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ARS Home » Pacific West Area » Pullman, Washington » Northwest Sustainable Agroecosystems Research » Research » Publications at this Location » Publication #309818

Research Project: Cultural Practices and Cropping Systems for Economically Viable and Environmentally Sound Oilseed Production in Dryland of Columbia Plateau

Location: Northwest Sustainable Agroecosystems Research

Title: Comparisons of annual no-till spring cereal cropping systems in the Pacific Northwest

Author
item Young, Francis
item ALLDREDGE, J - Retired Non ARS Employee
item PAN, WILLIAM - Washington State University

Submitted to: Crop Management
Publication Type: Peer Reviewed Journal
Publication Acceptance Date: 2/3/2015
Publication Date: 6/12/2015
Publication URL: https://dl.sciencesocieties.org/publications/cftm/abstracts/1/1/cftm2014.0089
Citation: Young, F.L., Alldredge, J.R., Pan, W.L. 2015. Comparisons of annual no-till spring cereal cropping systems in the Pacific Northwest. Crop Management. 1:1.

Interpretive Summary: For more than 130 years, winter wheat rotated with tilled summer fallow (WW/SF) has been the dominate production system in the low-precipitation zone of the Pacific Northwest. This region encompasses almost 4 million acres of cropland and is characterized by winter annual grass weeds, severe wind erosion, and soil borne diseases. There is currently a lack of knowledge and information available to producers to alleviate these problems. Therefore a 6-year study was conducted to evaluate the agronomic and economic feasibility of three no-till spring cereal cropping systems to replace or supplement tilled fallow. The systems included: winter wheat/reduced tillage fallow (WWF); no-till spring wheat/chemical fallow (SWCF); continuous no-till hard red spring wheat (CHRSW); and no-till hard red spring wheat/no-till spring barley (HRSWSB). The WWF system produced about 25% more grain and almost $70/acre more net return than the second best system (SWCF). The WWF system only reduced soil erosion susceptibility 55% compared to 95% in the no-till systems when these systems were compared to the traditional tillage fallow system. Net returns were the lowest for the CHRSW system because of the high nitrogen fertilizer input required to reach protein premiums. During the last year of the study when annual precipitation was 30% less than the long-term average, crop yields were 45 to 80% below their respective 5-year average depending on the crop. If conservation payments were available, net returns could be increased and would thereby motivate adoption of the soil-saving spring cropping systems by producers.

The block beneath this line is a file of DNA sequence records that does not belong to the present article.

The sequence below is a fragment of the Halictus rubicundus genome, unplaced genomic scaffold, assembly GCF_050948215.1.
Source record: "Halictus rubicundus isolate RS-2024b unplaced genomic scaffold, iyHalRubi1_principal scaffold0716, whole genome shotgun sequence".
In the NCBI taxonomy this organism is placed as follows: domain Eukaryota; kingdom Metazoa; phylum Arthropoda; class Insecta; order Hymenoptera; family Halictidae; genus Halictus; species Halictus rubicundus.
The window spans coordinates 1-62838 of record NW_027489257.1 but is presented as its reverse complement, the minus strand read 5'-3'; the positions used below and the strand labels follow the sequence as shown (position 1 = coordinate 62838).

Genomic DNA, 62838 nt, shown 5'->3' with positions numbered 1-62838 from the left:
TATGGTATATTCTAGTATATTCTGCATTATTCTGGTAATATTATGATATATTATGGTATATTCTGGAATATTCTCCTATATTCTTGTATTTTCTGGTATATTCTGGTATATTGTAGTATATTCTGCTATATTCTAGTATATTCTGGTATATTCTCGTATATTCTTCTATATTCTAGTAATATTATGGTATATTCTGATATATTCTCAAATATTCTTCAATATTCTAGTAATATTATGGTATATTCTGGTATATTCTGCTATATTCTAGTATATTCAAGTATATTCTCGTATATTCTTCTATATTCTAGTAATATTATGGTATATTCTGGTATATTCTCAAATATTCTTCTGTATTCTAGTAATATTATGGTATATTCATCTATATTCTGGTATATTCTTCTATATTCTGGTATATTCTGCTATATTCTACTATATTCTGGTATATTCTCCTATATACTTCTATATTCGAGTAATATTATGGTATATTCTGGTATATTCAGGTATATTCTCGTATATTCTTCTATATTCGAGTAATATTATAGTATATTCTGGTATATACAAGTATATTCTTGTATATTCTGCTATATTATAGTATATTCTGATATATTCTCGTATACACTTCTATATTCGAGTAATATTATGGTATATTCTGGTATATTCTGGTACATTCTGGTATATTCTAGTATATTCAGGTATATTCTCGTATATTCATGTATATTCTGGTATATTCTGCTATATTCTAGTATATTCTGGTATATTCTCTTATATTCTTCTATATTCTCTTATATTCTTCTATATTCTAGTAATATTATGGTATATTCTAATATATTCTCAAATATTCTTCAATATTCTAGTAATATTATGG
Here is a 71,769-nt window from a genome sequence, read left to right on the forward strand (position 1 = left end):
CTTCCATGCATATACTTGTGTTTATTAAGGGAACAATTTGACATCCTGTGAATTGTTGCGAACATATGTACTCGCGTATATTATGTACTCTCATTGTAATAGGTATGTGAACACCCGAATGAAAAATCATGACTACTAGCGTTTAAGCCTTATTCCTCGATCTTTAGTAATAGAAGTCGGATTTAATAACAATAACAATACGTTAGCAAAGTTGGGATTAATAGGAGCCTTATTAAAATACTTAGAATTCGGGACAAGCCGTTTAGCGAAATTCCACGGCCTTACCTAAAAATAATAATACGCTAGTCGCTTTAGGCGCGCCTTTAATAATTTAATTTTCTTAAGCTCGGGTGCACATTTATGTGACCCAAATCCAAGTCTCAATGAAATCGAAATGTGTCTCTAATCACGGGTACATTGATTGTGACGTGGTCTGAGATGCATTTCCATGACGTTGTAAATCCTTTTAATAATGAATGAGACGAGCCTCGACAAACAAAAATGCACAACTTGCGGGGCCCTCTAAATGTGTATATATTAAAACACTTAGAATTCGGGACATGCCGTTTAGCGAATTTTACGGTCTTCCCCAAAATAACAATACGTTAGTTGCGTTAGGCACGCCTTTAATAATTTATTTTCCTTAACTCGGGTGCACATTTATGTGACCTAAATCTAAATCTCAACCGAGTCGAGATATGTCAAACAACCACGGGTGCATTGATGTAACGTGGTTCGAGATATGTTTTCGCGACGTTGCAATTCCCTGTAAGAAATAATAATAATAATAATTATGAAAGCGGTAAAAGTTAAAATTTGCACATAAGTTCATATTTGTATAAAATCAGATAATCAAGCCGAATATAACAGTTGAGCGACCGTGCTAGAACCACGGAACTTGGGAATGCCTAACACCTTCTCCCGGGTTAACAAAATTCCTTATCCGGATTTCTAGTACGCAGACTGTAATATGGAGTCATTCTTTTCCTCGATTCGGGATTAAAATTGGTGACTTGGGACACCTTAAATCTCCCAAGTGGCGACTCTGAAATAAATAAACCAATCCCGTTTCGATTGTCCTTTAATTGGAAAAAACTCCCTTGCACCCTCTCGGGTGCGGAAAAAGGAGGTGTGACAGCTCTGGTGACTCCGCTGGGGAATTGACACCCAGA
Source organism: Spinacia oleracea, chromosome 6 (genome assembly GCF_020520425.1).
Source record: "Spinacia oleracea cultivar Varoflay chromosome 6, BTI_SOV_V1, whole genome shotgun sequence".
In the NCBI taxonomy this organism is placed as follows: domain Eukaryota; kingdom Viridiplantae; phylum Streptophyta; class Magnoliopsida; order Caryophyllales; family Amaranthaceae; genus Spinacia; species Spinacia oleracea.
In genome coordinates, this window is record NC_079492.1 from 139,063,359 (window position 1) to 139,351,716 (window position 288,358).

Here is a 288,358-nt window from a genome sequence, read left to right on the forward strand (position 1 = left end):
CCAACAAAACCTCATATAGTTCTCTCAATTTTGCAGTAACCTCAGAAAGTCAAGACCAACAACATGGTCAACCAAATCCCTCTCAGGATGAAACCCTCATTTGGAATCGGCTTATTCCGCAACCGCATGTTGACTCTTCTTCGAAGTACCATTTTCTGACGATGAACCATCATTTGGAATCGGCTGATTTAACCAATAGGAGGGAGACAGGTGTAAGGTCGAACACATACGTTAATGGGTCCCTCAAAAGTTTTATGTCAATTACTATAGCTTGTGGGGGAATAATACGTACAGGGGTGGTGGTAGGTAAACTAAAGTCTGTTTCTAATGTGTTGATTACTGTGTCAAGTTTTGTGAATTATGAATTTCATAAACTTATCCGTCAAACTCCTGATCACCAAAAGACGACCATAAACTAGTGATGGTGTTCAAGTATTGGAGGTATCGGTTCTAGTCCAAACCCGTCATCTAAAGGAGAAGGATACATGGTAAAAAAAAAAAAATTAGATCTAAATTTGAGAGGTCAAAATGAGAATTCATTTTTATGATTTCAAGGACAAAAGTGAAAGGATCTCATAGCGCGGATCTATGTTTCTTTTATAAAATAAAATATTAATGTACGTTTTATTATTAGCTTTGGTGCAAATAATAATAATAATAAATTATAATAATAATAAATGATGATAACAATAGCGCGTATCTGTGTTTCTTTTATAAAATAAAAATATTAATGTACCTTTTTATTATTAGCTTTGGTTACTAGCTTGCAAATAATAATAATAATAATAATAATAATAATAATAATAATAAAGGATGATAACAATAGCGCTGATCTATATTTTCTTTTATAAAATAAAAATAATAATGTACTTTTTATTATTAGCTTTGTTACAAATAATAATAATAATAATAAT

Technical Abstract: Winter wheat (Triticum aestivum L.) – summer fallow (WWF) has been the prevalent rotation in the low rainfall zone of the Pacific Northwest (PNW) for more than 130 years; however this rotation is characterized by poor soil health, poor environmental sustainability, and high pest incidence. A 6-year study was initiated in 1995 to evaluate the agronomic and economic feasibility of no-till spring cereal cropping systems to replace or supplement F. The systems included: WWF; no-till spring wheat-chemical fallow (SWCF); continuous no-till hard red spring wheat (CHRSW); and no-till hard red spring wheat - no-till spring barley (HRSWSB). Overall the WWF (reduced tillage fallow) system produced 25% more grain, almost $70/ha more net return and was less risky compared to the second best (SWCF) system. This research was the first ever to examine a SWCF system. This system yielded higher than both the CHRSW and HRSWSB in all but one year. In general HRSW yielded similarly for both systems. The 2000-2001 crop growing season was extremely dry and crop yields for that year were from 45 to 80% less than their respective 5-year average, depending on the crop. Although all of the no-till spring cropping systems provided greater wind-erosion protection, their economic returns were negative for the duration of the study. Because of grower and scientist interest in improving this regions sustainability we are continually exploring and expanding research on new cropping systems.